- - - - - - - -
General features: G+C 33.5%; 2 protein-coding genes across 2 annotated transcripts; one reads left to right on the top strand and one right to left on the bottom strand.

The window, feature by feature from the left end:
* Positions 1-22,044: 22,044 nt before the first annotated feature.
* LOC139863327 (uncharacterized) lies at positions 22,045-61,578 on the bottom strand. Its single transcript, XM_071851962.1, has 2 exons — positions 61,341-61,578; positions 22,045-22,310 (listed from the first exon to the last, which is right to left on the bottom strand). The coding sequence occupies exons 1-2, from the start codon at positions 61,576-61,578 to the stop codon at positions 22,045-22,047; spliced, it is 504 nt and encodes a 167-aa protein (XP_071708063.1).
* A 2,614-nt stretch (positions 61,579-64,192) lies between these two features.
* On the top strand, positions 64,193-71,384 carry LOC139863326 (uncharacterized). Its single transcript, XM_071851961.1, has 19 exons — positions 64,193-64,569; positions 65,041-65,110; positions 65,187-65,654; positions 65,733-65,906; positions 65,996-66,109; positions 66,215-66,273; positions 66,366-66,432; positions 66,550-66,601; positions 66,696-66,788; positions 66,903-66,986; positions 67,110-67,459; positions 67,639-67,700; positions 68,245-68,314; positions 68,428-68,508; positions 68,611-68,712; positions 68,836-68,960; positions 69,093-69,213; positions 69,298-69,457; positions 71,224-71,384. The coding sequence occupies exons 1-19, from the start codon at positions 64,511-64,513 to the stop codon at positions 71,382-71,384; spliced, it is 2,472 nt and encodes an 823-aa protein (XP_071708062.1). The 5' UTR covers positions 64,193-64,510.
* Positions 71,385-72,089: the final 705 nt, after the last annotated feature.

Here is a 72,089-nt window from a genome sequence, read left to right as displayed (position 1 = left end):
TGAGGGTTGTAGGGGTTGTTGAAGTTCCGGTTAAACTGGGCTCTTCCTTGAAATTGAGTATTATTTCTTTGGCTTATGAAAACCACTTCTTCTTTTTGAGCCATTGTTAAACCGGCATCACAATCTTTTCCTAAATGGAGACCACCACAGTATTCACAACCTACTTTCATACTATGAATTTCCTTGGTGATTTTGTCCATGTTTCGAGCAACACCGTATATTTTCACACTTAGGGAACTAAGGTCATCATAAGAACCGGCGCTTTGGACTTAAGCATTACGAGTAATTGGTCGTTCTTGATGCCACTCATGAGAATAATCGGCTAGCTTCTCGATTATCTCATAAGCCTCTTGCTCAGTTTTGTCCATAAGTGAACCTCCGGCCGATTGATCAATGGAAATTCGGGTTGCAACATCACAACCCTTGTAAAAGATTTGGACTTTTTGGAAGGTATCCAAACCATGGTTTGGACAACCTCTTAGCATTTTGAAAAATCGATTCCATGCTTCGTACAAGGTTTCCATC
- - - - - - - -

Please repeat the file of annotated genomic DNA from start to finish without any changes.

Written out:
General features: G+C 33.5%; 2 protein-coding genes across 2 annotated transcripts; one reads left to right on the top strand and one right to left on the bottom strand.

The window, feature by feature from the left end:
* Positions 1-22,044: 22,044 nt before the first annotated feature.
* LOC139863327 (uncharacterized) lies at positions 22,045-61,578 on the bottom strand. Its single transcript, XM_071851962.1, has 2 exons — positions 61,341-61,578; positions 22,045-22,310 (listed from the first exon to the last, which is right to left on the bottom strand). The coding sequence occupies exons 1-2, from the start codon at positions 61,576-61,578 to the stop codon at positions 22,045-22,047; spliced, it is 504 nt and encodes a 167-aa protein (XP_071708063.1).
* A 2,614-nt stretch (positions 61,579-64,192) lies between these two features.
* On the top strand, positions 64,193-71,384 carry LOC139863326 (uncharacterized). Its single transcript, XM_071851961.1, has 19 exons — positions 64,193-64,569; positions 65,041-65,110; positions 65,187-65,654; positions 65,733-65,906; positions 65,996-66,109; positions 66,215-66,273; positions 66,366-66,432; positions 66,550-66,601; positions 66,696-66,788; positions 66,903-66,986; positions 67,110-67,459; positions 67,639-67,700; positions 68,245-68,314; positions 68,428-68,508; positions 68,611-68,712; positions 68,836-68,960; positions 69,093-69,213; positions 69,298-69,457; positions 71,224-71,384. The coding sequence occupies exons 1-19, from the start codon at positions 64,511-64,513 to the stop codon at positions 71,382-71,384; spliced, it is 2,472 nt and encodes an 823-aa protein (XP_071708062.1). The 5' UTR covers positions 64,193-64,510.
* Positions 71,385-72,089: the final 705 nt, after the last annotated feature.

Here is a 72,089-nt window from a genome sequence, read left to right as displayed (position 1 = left end):
TGAGGGTTGTAGGGGTTGTTGAAGTTCCGGTTAAACTGGGCTCTTCCTTGAAATTGAGTATTATTTCTTTGGCTTATGAAAACCACTTCTTCTTTTTGAGCCATTGTTAAACCGGCATCACAATCTTTTCCTAAATGGAGACCACCACAGTATTCACAACCTACTTTCATACTATGAATTTCCTTGGTGATTTTGTCCATGTTTCGAGCAACACCGTATATTTTCACACTTAGGGAACTAAGGTCATCATAAGAACCGGCGCTTTGGACTTAAGCATTACGAGTAATTGGTCGTTCTTGATGCCACTCATGAGAATAATCGGCTAGCTTCTCGATTATCTCATAAGCCTCTTGCTCAGTTTTGTCCATAAGTGAACCTCCGGCCGATTGATCAATGGAAATTCGGGTTGCAACATCACAACCCTTGTAAAAGATTTGGACTTTTTGGAAGGTATCCAAACCATGGTTTGGACAACCTCTTAGCATTTTGAAAAATCGATTCCATGCTTCGTACAAGGTTTCCATC